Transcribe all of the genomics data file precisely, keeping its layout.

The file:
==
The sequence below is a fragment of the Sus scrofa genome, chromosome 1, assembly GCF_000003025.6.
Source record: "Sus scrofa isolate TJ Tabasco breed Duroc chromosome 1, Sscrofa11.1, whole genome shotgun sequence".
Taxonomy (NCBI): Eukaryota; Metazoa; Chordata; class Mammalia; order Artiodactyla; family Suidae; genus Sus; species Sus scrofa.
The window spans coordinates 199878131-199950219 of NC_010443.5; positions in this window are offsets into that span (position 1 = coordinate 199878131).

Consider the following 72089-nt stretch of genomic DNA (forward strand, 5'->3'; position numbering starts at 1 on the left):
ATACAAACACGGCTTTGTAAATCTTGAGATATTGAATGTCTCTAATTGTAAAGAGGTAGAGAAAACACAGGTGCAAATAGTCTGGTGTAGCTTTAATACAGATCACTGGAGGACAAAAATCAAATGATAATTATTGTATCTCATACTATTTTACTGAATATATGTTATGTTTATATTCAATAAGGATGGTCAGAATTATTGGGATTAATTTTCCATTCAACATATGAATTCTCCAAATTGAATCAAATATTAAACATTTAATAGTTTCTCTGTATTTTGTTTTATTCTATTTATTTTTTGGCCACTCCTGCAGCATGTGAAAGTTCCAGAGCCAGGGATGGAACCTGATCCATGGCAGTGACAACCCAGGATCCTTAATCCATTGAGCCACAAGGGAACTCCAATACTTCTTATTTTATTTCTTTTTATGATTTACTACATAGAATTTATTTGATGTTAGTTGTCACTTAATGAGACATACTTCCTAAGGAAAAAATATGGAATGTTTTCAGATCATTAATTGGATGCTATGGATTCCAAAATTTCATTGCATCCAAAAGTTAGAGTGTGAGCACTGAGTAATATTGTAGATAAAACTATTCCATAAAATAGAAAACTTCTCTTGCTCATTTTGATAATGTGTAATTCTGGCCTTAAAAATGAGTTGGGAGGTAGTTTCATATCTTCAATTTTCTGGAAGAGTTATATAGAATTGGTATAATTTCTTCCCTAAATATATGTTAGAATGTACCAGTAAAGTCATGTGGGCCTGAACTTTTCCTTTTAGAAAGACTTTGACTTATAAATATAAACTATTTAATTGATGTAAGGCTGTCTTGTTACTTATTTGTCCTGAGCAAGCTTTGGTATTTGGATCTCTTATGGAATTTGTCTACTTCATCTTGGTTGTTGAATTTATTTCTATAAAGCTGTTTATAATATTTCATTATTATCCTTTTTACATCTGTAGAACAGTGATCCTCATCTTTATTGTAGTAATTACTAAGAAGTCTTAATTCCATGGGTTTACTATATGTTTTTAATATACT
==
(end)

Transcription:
The sequence below is a fragment of the Sus scrofa genome, chromosome 1, assembly GCF_000003025.6.
Source record: "Sus scrofa isolate TJ Tabasco breed Duroc chromosome 1, Sscrofa11.1, whole genome shotgun sequence".
Taxonomy (NCBI): Eukaryota; Metazoa; Chordata; class Mammalia; order Artiodactyla; family Suidae; genus Sus; species Sus scrofa.
The window spans coordinates 199878131-199950219 of NC_010443.5; positions in this window are offsets into that span (position 1 = coordinate 199878131).

Consider the following 72089-nt stretch of genomic DNA (forward strand, 5'->3'; position numbering starts at 1 on the left):
ATACAAACACGGCTTTGTAAATCTTGAGATATTGAATGTCTCTAATTGTAAAGAGGTAGAGAAAACACAGGTGCAAATAGTCTGGTGTAGCTTTAATACAGATCACTGGAGGACAAAAATCAAATGATAATTATTGTATCTCATACTATTTTACTGAATATATGTTATGTTTATATTCAATAAGGATGGTCAGAATTATTGGGATTAATTTTCCATTCAACATATGAATTCTCCAAATTGAATCAAATATTAAACATTTAATAGTTTCTCTGTATTTTGTTTTATTCTATTTATTTTTTGGCCACTCCTGCAGCATGTGAAAGTTCCAGAGCCAGGGATGGAACCTGATCCATGGCAGTGACAACCCAGGATCCTTAATCCATTGAGCCACAAGGGAACTCCAATACTTCTTATTTTATTTCTTTTTATGATTTACTACATAGAATTTATTTGATGTTAGTTGTCACTTAATGAGACATACTTCCTAAGGAAAAAATATGGAATGTTTTCAGATCATTAATTGGATGCTATGGATTCCAAAATTTCATTGCATCCAAAAGTTAGAGTGTGAGCACTGAGTAATATTGTAGATAAAACTATTCCATAAAATAGAAAACTTCTCTTGCTCATTTTGATAATGTGTAATTCTGGCCTTAAAAATGAGTTGGGAGGTAGTTTCATATCTTCAATTTTCTGGAAGAGTTATATAGAATTGGTATAATTTCTTCCCTAAATATATGTTAGAATGTACCAGTAAAGTCATGTGGGCCTGAACTTTTCCTTTTAGAAAGACTTTGACTTATAAATATAAACTATTTAATTGATGTAAGGCTGTCTTGTTACTTATTTGTCCTGAGCAAGCTTTGGTATTTGGATCTCTTATGGAATTTGTCTACTTCATCTTGGTTGTTGAATTTATTTCTATAAAGCTGTTTATAATATTTCATTATTATCCTTTTTACATCTGTAGAACAGTGATCCTCATCTTTATTGTAGTAATTACTAAGAAGTCTTAATTCCATGGGTTTACTATATGTTTTTAATATACT